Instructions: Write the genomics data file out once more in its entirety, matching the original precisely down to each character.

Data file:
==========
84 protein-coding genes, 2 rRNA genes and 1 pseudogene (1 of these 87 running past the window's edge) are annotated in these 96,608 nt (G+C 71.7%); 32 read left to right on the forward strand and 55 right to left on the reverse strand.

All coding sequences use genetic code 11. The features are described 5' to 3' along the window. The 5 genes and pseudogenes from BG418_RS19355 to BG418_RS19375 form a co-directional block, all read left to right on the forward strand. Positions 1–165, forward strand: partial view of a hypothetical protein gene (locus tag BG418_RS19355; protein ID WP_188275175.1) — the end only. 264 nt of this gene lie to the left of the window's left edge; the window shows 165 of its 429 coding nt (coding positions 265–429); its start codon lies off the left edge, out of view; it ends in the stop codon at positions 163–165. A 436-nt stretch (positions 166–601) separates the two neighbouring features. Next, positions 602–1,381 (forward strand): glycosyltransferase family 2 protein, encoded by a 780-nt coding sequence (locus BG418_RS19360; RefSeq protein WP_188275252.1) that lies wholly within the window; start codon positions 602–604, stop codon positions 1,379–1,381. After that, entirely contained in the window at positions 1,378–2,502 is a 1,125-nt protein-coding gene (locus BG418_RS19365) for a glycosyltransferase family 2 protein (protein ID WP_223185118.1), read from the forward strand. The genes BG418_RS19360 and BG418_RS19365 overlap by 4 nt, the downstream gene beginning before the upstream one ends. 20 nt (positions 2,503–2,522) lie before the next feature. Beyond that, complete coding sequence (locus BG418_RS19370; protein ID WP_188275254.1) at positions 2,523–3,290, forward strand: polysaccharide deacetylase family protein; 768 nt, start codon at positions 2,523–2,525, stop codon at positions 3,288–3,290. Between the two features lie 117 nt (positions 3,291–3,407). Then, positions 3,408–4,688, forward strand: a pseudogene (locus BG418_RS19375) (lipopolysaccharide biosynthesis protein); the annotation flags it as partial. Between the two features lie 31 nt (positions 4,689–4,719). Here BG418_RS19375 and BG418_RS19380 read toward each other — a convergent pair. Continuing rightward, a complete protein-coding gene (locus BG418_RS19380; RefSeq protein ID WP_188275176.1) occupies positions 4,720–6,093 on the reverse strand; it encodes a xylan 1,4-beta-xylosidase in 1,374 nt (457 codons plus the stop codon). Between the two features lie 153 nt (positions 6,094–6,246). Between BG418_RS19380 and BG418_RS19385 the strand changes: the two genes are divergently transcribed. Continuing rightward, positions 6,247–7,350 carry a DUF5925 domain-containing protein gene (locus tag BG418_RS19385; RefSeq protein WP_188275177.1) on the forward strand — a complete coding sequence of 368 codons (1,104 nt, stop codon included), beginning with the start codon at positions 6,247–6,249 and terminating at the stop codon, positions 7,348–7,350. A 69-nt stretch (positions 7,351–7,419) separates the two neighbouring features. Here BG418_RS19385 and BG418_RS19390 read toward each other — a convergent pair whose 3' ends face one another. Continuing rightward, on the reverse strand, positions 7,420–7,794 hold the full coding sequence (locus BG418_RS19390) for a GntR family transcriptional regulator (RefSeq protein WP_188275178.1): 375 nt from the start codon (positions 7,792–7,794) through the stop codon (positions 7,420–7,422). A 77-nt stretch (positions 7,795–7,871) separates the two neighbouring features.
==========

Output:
84 protein-coding genes, 2 rRNA genes and 1 pseudogene (1 of these 87 running past the window's edge) are annotated in these 96,608 nt (G+C 71.7%); 32 read left to right on the forward strand and 55 right to left on the reverse strand.

All coding sequences use genetic code 11. The features are described 5' to 3' along the window. The 5 genes and pseudogenes from BG418_RS19355 to BG418_RS19375 form a co-directional block, all read left to right on the forward strand. Positions 1–165, forward strand: partial view of a hypothetical protein gene (locus tag BG418_RS19355; protein ID WP_188275175.1) — the end only. 264 nt of this gene lie to the left of the window's left edge; the window shows 165 of its 429 coding nt (coding positions 265–429); its start codon lies off the left edge, out of view; it ends in the stop codon at positions 163–165. A 436-nt stretch (positions 166–601) separates the two neighbouring features. Next, positions 602–1,381 (forward strand): glycosyltransferase family 2 protein, encoded by a 780-nt coding sequence (locus BG418_RS19360; RefSeq protein WP_188275252.1) that lies wholly within the window; start codon positions 602–604, stop codon positions 1,379–1,381. After that, entirely contained in the window at positions 1,378–2,502 is a 1,125-nt protein-coding gene (locus BG418_RS19365) for a glycosyltransferase family 2 protein (protein ID WP_223185118.1), read from the forward strand. The genes BG418_RS19360 and BG418_RS19365 overlap by 4 nt, the downstream gene beginning before the upstream one ends. 20 nt (positions 2,503–2,522) lie before the next feature. Beyond that, complete coding sequence (locus BG418_RS19370; protein ID WP_188275254.1) at positions 2,523–3,290, forward strand: polysaccharide deacetylase family protein; 768 nt, start codon at positions 2,523–2,525, stop codon at positions 3,288–3,290. Between the two features lie 117 nt (positions 3,291–3,407). Then, positions 3,408–4,688, forward strand: a pseudogene (locus BG418_RS19375) (lipopolysaccharide biosynthesis protein); the annotation flags it as partial. Between the two features lie 31 nt (positions 4,689–4,719). Here BG418_RS19375 and BG418_RS19380 read toward each other — a convergent pair. Continuing rightward, a complete protein-coding gene (locus BG418_RS19380; RefSeq protein ID WP_188275176.1) occupies positions 4,720–6,093 on the reverse strand; it encodes a xylan 1,4-beta-xylosidase in 1,374 nt (457 codons plus the stop codon). Between the two features lie 153 nt (positions 6,094–6,246). Between BG418_RS19380 and BG418_RS19385 the strand changes: the two genes are divergently transcribed. Continuing rightward, positions 6,247–7,350 carry a DUF5925 domain-containing protein gene (locus tag BG418_RS19385; RefSeq protein WP_188275177.1) on the forward strand — a complete coding sequence of 368 codons (1,104 nt, stop codon included), beginning with the start codon at positions 6,247–6,249 and terminating at the stop codon, positions 7,348–7,350. A 69-nt stretch (positions 7,351–7,419) separates the two neighbouring features. Here BG418_RS19385 and BG418_RS19390 read toward each other — a convergent pair whose 3' ends face one another. Continuing rightward, on the reverse strand, positions 7,420–7,794 hold the full coding sequence (locus BG418_RS19390) for a GntR family transcriptional regulator (RefSeq protein WP_188275178.1): 375 nt from the start codon (positions 7,792–7,794) through the stop codon (positions 7,420–7,422). A 77-nt stretch (positions 7,795–7,871) separates the two neighbouring features.